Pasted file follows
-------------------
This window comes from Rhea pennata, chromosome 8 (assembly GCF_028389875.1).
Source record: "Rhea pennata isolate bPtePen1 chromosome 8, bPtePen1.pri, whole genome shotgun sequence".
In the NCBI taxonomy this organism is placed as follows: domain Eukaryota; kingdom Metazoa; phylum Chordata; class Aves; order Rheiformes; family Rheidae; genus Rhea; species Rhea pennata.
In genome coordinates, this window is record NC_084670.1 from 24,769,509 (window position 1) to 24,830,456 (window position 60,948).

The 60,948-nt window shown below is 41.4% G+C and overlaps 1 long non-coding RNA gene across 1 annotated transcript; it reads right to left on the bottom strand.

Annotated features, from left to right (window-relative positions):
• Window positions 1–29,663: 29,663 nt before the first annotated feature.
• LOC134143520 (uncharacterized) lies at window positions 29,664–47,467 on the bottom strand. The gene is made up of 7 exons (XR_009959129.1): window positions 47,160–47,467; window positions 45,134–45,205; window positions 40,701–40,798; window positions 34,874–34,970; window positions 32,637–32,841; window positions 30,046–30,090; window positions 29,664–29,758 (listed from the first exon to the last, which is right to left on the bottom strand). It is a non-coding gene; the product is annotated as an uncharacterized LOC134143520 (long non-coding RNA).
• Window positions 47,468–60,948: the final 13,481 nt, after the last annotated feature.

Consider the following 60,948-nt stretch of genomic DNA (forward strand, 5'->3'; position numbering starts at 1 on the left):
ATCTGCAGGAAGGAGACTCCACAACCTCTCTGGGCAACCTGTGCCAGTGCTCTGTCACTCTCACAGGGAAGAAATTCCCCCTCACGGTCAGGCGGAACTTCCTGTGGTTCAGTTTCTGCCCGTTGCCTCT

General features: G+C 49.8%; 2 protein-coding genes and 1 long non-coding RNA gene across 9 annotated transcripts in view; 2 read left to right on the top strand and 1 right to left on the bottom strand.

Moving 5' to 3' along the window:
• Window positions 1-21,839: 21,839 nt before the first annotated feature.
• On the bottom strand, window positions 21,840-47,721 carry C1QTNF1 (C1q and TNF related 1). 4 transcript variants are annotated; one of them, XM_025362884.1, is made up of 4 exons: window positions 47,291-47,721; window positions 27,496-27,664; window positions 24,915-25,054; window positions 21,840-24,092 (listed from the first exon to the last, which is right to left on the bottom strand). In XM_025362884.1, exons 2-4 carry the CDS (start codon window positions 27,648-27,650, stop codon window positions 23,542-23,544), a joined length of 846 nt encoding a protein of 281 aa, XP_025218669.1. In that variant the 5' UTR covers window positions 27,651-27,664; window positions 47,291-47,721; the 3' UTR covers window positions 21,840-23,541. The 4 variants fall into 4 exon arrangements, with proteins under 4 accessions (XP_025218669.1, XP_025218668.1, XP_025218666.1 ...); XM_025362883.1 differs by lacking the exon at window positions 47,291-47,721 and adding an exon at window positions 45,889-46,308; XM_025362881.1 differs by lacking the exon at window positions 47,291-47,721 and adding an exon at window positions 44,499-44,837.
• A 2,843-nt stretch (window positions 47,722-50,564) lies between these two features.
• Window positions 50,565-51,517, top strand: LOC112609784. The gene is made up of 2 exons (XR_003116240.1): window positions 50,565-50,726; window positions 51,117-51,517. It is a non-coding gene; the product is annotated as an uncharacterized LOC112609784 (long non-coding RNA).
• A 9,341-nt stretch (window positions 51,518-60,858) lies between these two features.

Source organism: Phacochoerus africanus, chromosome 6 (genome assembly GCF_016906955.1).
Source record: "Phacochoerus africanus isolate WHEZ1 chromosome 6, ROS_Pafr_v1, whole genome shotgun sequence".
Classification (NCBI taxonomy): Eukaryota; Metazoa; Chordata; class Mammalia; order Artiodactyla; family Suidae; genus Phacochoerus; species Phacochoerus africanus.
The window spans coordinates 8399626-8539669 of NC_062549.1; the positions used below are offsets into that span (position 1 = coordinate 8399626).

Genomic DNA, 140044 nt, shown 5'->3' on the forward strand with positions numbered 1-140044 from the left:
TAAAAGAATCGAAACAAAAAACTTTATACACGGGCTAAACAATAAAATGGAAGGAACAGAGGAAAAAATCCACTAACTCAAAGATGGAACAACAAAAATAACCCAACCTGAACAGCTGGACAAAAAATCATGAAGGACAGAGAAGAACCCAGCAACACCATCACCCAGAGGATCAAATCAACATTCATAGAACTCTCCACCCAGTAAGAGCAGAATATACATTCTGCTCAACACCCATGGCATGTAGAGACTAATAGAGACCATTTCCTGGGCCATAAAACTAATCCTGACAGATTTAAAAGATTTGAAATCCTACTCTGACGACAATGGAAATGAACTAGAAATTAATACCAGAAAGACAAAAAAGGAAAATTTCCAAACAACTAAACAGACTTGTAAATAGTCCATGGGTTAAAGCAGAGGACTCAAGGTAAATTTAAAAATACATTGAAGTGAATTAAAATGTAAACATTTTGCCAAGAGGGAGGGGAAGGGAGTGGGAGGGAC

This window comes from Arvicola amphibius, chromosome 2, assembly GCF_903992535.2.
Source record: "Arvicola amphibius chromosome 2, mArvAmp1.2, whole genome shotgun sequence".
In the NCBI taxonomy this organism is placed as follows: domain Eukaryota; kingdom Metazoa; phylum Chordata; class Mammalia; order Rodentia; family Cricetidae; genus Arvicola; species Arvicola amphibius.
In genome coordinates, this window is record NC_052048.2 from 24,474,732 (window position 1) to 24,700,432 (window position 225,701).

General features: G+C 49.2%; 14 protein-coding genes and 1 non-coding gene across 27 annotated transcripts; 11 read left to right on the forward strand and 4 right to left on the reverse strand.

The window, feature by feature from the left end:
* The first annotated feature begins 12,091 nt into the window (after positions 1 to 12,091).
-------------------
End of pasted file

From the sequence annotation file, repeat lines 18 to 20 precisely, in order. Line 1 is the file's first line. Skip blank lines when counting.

• A 9,341-nt stretch (window positions 51,518-60,858) lies between these two features.

Source organism: Phacochoerus africanus, chromosome 6 (genome assembly GCF_016906955.1).
Source record: "Phacochoerus africanus isolate WHEZ1 chromosome 6, ROS_Pafr_v1, whole genome shotgun sequence".